I am a computational evolutionary geneticist investigating the way human cultures have affected the genomes of the organisms we use through the process of domestication.
In the Boyko Lab, I am using population genetics tools and our collection of village dog data to elucidate the details of the origins of and relationships among dog populations.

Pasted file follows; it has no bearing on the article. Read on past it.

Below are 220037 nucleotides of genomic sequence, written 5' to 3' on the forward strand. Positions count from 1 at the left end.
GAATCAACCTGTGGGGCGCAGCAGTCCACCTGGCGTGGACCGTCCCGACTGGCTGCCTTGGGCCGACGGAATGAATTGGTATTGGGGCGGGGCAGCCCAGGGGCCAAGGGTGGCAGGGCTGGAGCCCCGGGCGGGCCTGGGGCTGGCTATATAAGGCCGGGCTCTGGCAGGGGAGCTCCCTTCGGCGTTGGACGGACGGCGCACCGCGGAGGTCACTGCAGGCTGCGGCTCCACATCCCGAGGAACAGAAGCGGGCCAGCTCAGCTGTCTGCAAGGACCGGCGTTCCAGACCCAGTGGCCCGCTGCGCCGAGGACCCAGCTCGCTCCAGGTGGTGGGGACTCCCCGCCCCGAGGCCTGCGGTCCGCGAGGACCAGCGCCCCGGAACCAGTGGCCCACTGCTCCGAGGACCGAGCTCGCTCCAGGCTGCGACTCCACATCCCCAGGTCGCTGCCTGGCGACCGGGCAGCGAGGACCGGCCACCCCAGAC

I studied Biology and Anthropology at Grinnell College. I received a PhD in Genetics under the direction of John Doebley at the University of Wisconsin. My graduate work focused on a quantitative genetic analysis of the differences between maize and its wild progenitor teosinte, especially the gene that allowed maize to become day neutral and spread out of Central Mexico and into temperate regions.